Growing up kids together
Experience teaches may be true, but the lesson is not always as well taken as it might be. Everyone knows of people who make the same mistakes over and over. Children too, cannot be expected to find out for themselves everything that is to
be gained from an experience. They could, and do, spend a lifetime without coming to a conclusion that could have been gained the first time around if it had been pointed out to them.
During the first few years children are intensely receptive to all forms of learning. Your chances of influencing them decrease in proportion to the childs age. It is too late to try to inculcate values and virtues when the child is a teenager.
Say you have a child who is domineering and a bully it may even be the younger child. Your attitude could be that the other child must learn to fight for herself so you leave them to it. Yet, 20 years later, you will still have a meanie and a mouse. The bullying child should have been intercepted in infancy and the victim encouraged to assert herself by helping maintain her self-esteem.
As much as you are there to bring order into a childs notion of what the world is like, you are there to give guidance on moral issues. Unless the lesson of the experience is learnt, it is a wasted exercise. And it is a very rare individual indeed who can come to the right conclusion without interpretive help. Teasing that is hurtful debases the user and humiliates the receiver. It does not help the one on the receiving end to learn to take it. Kindness and politeness are even more important within the family than outside. Because the barriers are so much lower, everyone needs to stop themselves from going beyond the point where hurt is felt and goodwill evaporates. More is learnt by teaching the aggressor self-control than by imagining that being hurt will teach the victim to take it. Suffering hunger does not make you less hungry next time. At best the relationships between family members are fragile tenuous things, and allowing them to turn into a free-for-all-jungle with hurt and recrimination the norm, is savage and stupid.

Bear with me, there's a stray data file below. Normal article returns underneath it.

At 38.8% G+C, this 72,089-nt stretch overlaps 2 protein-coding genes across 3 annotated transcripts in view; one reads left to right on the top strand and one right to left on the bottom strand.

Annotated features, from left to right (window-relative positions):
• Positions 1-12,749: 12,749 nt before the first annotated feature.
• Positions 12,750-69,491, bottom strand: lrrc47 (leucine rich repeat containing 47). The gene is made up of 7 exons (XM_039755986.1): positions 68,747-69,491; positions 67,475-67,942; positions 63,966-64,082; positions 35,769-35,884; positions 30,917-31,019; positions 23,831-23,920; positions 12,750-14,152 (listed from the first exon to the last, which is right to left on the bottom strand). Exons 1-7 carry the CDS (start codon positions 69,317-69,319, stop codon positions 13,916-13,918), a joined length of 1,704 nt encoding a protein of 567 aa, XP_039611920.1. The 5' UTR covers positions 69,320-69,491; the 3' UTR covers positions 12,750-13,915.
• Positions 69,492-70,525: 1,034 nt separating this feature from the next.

WHAT FATHERS ARE MADE OF Cricket and camping and climbing on the knee and coming home to chaos and expecting supper on the turn? Oh no, that is a very old scenario. That was when men were living on the outskirts of reality, before they woke up to their rights as fathers and discovered the nucleus of life in their own home. It is not surprising that few fathers bond with their babies when you consider that they have been kept out of things so efficiently by the maternal mafia. Like mothers, fathers need time to learn to like a child and relate to her. And fathers would learn more quickly if they were encouraged to participate right from the beginning. Even before birth fathers should be included in preparations for their child.
Antenatal classes which include the father can help make him feel more than a spare part in an unfamiliar ritual. Being at the birth will help overcome the feeling that the child is a stranger who could belong to anyone. Just as a mother must be given the opportunity to handle and re-establish symbiosis with her baby in the first hours after birth, so the father must have a chance to form a bond preferably alone, so that he can shed his inhibitions and become a primal man and get to the essence of things.
New mothers are just as nervous of handling their babies as a man might be. Putting down a man for his lack of expertise is a crude old trick used by some women to get men back for making them feel inferior in other ways. Forget it. Games like these are as self-defeating as they are unnecessary. You are both novices and you need all the help you can get – particularly support from each other. Female chauvinism in the nursery has made many men reluctant to become involved. It has encouraged men to denigrate the job of motherhood because they have had no opportunity to discover for themselves what it takes,
with the result that women complain about the lack of involvement and feeling in their partners, and the men cut themselves off at a time when they are most needed. Divorce after the birth of a child is depressingly common; it takes a mature couple to cope with the stresses that having a child can place on a marriage. Yet when parenthood is a joint venture, more than just a meeting of sperm and egg, it can be the most enriching experience of all.
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